“You can’t get a plastic straw on any of our ships,” he said. “Don’t ask.”

Norwegian’s ship in China to feature many firsts at sea

Race Car Track

SHANGHAI — David Herrera, president of Norwegian Cruise Line Holdings’ China operations, revealed some of the features that will debut on the Norwegian Joy, a ship being built for the Chinese market.

Herrera made the announcement here during a keynote address at Travel Weekly’s CruiseWorld China.

Although Joy is a sister ship to the Escape, it will offer several “first-at-sea” features related to activities, hotel, service and gaming.

Some attractions — a formal tea room and an upper-deck Serenity Park — are what one might expect on a ship built for Chinese guests.

Guests can ride hover craft bumper cars at the Galaxy Pavilion.
Guests can ride hover craft bumper cars at the Galaxy Pavilion.

But other features would seem to fit ships sailing the Caribbean equally well.  The Joy’s highest-profile attraction, literally, will be a two-level race track on the top decks in which 10 guests in electric carts will compete in a 5-6 minute race. (NCL is in discussion with possible partners whose logos would adorn the cars, Herrera said.)

Autos are also front-and-center in a Formula 1 attraction. Race cars have been converted into individual three-screen simulators displaying famous race tracks from around the world.

Deck 16 activities will include Oculus virtual reality technology in several variations, including walking a plank between buildings, hang gliding and a design-your-own roller coaster module.

Oculus technology will be installed on additional new ships going forward, Herrera said.

Motion simulation will be the attraction in a colorful fleet of Star Wars Battle Pods.

The Haven's observation deck will have views "as good as the captain's."
The Haven’s observation deck will have views “as good as the captain’s.”

Laser tag, a giant touch screen for young children, hovercraft bumper cars, wider-than-ever waterslides with transparent panels that go over the side of the ship and several karaoke rooms complete the new activities offerings.

On the hotel side, a new level called Concierge will be built above the Haven. It will not be as luxurious as the Haven but will have unique features, including a new suite class with two bedrooms and a simulated balcony.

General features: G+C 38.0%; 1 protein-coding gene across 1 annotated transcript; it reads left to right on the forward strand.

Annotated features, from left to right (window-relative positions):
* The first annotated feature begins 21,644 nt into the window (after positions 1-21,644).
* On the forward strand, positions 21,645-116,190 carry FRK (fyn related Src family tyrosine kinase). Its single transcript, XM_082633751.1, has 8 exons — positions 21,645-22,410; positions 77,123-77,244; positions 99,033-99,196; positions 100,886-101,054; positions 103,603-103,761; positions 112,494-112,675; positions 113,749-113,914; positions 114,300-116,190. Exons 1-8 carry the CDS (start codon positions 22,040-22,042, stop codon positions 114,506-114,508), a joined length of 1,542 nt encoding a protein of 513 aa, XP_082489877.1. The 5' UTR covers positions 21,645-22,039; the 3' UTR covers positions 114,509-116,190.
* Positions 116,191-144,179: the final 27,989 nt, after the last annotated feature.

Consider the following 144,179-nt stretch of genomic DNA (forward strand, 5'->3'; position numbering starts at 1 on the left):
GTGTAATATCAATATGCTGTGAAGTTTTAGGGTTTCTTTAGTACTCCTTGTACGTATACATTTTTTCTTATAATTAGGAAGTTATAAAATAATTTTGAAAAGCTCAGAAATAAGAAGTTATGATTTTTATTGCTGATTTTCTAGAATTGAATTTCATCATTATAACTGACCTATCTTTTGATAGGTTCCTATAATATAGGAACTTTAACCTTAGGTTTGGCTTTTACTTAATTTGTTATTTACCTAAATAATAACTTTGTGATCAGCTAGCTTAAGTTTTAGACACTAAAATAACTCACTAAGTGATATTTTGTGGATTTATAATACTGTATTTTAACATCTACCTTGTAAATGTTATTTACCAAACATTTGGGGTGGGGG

Both the Haven and Concierge will have observation decks whose views, Herrera said, are “as good as the captain’s.”

The ship will feature many more family friendly suites and rooms with connecting doors than on any previous NCL ship, Herrera said. He added that the new room configurations reflect the  Chinese tendency to travel with multiple generations.

Studio cabins for singles, a feature of every NCL ship since the Epic, will not be on the Joy.

A bathroom in a Concierge suite.
A bathroom in a Concierge suite.

The ship will, however, feature the highest crew-to-passenger ratio of any contemporary-class ship, in part because it will carry 250 fewer passengers than the Escape. (Herrera said that additional staff was also hired.) The space occupied by some cabins that had been on the Escape has been given to the casino and shopping areas.

The 29 restaurants onboard will include one for Korean barbecue as well as a Japanese shabu-shabu restaurant. Herrera declined to say how many of the restaurants will be specialty dining requiring a surcharge.

“It’s about bringing best of east and west together,” Herrera said, summing up all the changes.

More details will be announced in the coming months, he added, including the names of luxury store brands.

A Concierge suite bedroom.
A Concierge suite bedroom.

Norwegian Cruise Line Holdings’ executive vice president for international development, Harry Sommer, said that the Chinese operation has renamed itself from “Norway Cruise Line,” as it was known in China, to three characters which phonetically sound like “Norwegian” but which translate to “promising, exclusive and authentic.”

The characters for the word “Joy” represent “Inner Joy,” Sommer said.

The Norwegian Joy is due to enter service in summer 2017.